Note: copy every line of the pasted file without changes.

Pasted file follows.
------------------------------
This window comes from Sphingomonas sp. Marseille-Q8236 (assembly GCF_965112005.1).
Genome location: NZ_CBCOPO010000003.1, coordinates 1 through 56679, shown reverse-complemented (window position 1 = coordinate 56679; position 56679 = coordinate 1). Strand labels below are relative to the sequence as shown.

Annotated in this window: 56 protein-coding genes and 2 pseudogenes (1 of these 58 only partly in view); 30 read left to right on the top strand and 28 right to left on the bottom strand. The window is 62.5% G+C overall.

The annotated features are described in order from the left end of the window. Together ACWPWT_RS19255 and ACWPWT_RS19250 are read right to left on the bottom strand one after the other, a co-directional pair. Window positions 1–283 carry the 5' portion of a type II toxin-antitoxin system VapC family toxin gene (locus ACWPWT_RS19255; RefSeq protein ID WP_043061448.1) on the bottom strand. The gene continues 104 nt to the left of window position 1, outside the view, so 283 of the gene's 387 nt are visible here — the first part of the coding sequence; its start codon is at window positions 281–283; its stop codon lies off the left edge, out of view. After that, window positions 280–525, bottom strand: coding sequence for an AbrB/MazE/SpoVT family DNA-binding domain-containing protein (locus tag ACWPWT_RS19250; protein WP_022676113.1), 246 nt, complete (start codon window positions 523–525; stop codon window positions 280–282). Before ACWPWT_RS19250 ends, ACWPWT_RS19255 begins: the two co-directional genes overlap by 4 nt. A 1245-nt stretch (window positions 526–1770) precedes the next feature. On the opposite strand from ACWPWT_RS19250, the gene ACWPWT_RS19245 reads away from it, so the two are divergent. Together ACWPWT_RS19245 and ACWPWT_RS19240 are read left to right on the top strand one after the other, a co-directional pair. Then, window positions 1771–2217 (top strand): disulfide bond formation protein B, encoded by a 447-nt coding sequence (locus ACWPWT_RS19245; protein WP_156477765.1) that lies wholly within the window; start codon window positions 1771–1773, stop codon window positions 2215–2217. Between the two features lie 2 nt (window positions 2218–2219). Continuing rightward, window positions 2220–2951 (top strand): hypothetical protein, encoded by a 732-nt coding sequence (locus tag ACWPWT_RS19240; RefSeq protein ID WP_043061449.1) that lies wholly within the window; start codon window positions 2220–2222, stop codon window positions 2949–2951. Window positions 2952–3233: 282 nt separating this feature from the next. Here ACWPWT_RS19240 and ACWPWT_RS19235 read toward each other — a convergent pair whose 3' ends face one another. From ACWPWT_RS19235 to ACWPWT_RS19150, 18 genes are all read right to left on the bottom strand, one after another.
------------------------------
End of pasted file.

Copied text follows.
This window comes from Sphingomonas sp. Marseille-Q8236 (assembly GCF_965112005.1).
Genome location: NZ_CBCOPO010000003.1, coordinates 1 through 56679, shown reverse-complemented (window position 1 = coordinate 56679; position 56679 = coordinate 1). Strand labels below are relative to the sequence as shown.

Annotated in this window: 56 protein-coding genes and 2 pseudogenes (1 of these 58 only partly in view); 30 read left to right on the top strand and 28 right to left on the bottom strand. The window is 62.5% G+C overall.

The annotated features are described in order from the left end of the window. Together ACWPWT_RS19255 and ACWPWT_RS19250 are read right to left on the bottom strand one after the other, a co-directional pair. Window positions 1–283 carry the 5' portion of a type II toxin-antitoxin system VapC family toxin gene (locus ACWPWT_RS19255; RefSeq protein ID WP_043061448.1) on the bottom strand. The gene continues 104 nt to the left of window position 1, outside the view, so 283 of the gene's 387 nt are visible here — the first part of the coding sequence; its start codon is at window positions 281–283; its stop codon lies off the left edge, out of view. After that, window positions 280–525, bottom strand: coding sequence for an AbrB/MazE/SpoVT family DNA-binding domain-containing protein (locus tag ACWPWT_RS19250; protein WP_022676113.1), 246 nt, complete (start codon window positions 523–525; stop codon window positions 280–282). Before ACWPWT_RS19250 ends, ACWPWT_RS19255 begins: the two co-directional genes overlap by 4 nt. A 1245-nt stretch (window positions 526–1770) precedes the next feature. On the opposite strand from ACWPWT_RS19250, the gene ACWPWT_RS19245 reads away from it, so the two are divergent. Together ACWPWT_RS19245 and ACWPWT_RS19240 are read left to right on the top strand one after the other, a co-directional pair. Then, window positions 1771–2217 (top strand): disulfide bond formation protein B, encoded by a 447-nt coding sequence (locus ACWPWT_RS19245; protein WP_156477765.1) that lies wholly within the window; start codon window positions 1771–1773, stop codon window positions 2215–2217. Between the two features lie 2 nt (window positions 2218–2219). Continuing rightward, window positions 2220–2951 (top strand): hypothetical protein, encoded by a 732-nt coding sequence (locus tag ACWPWT_RS19240; RefSeq protein ID WP_043061449.1) that lies wholly within the window; start codon window positions 2220–2222, stop codon window positions 2949–2951. Window positions 2952–3233: 282 nt separating this feature from the next. Here ACWPWT_RS19240 and ACWPWT_RS19235 read toward each other — a convergent pair whose 3' ends face one another. From ACWPWT_RS19235 to ACWPWT_RS19150, 18 genes are all read right to left on the bottom strand, one after another.